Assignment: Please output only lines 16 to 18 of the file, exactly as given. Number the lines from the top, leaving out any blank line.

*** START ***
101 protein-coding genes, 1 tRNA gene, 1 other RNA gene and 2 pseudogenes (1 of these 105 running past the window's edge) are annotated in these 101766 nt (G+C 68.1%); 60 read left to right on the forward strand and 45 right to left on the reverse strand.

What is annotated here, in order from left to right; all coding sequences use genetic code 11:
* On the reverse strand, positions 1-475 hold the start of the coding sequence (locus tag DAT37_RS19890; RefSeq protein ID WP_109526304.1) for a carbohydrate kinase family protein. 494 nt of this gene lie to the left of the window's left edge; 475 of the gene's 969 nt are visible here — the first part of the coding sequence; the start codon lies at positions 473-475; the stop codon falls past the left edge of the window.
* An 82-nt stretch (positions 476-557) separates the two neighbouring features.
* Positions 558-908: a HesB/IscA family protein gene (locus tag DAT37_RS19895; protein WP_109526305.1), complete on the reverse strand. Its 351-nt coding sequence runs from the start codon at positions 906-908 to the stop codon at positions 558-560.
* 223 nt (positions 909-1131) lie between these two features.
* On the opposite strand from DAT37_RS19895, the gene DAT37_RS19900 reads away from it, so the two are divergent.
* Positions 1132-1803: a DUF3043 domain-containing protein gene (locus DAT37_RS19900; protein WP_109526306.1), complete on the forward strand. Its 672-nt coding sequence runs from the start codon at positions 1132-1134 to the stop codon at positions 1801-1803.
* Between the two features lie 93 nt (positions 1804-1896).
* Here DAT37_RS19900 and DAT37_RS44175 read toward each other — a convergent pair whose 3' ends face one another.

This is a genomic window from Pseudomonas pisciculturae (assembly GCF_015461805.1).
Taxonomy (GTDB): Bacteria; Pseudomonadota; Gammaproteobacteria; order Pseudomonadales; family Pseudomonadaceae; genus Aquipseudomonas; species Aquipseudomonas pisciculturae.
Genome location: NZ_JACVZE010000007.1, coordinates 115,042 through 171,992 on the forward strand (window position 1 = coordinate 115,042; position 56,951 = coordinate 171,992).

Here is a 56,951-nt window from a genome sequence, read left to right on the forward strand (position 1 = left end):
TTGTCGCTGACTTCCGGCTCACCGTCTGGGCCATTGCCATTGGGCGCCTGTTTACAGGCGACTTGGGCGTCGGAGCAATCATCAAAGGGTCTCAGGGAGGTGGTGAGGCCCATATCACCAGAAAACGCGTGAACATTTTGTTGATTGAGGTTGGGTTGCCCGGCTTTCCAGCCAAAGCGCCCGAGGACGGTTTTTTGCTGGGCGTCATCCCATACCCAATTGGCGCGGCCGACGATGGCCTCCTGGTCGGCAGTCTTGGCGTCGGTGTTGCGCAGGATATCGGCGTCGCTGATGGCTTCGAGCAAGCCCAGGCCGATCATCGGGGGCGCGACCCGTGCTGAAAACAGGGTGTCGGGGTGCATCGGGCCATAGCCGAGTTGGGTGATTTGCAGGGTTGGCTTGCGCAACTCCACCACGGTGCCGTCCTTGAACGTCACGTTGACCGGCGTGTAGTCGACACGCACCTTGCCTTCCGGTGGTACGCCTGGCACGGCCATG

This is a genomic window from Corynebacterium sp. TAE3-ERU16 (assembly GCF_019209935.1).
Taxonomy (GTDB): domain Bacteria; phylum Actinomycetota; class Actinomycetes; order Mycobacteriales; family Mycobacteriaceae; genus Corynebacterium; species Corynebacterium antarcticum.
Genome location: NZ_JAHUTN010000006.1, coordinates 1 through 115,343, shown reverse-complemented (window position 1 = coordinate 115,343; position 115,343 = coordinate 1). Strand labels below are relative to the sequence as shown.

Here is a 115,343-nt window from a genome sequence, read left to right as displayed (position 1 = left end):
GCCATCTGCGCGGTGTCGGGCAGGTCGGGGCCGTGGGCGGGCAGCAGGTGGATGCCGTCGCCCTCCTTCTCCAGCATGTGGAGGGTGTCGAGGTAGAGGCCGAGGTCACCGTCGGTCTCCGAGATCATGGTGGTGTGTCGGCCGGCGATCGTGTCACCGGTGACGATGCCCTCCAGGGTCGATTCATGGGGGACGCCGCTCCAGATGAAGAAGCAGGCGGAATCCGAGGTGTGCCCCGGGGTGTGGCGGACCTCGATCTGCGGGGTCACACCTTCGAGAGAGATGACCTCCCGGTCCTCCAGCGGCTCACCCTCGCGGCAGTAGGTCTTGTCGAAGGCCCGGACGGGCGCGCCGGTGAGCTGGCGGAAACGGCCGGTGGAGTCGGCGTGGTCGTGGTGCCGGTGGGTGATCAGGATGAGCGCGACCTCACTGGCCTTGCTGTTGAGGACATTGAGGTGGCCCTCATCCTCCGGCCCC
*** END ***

This is a genomic window from Corynebacterium sp. TAE3-ERU16 (assembly GCF_019209935.1).
Taxonomy (GTDB): domain Bacteria; phylum Actinomycetota; class Actinomycetes; order Mycobacteriales; family Mycobacteriaceae; genus Corynebacterium; species Corynebacterium antarcticum.
Genome location: NZ_JAHUTN010000006.1, coordinates 1 through 115,343, shown reverse-complemented (window position 1 = coordinate 115,343; position 115,343 = coordinate 1). Strand labels below are relative to the sequence as shown.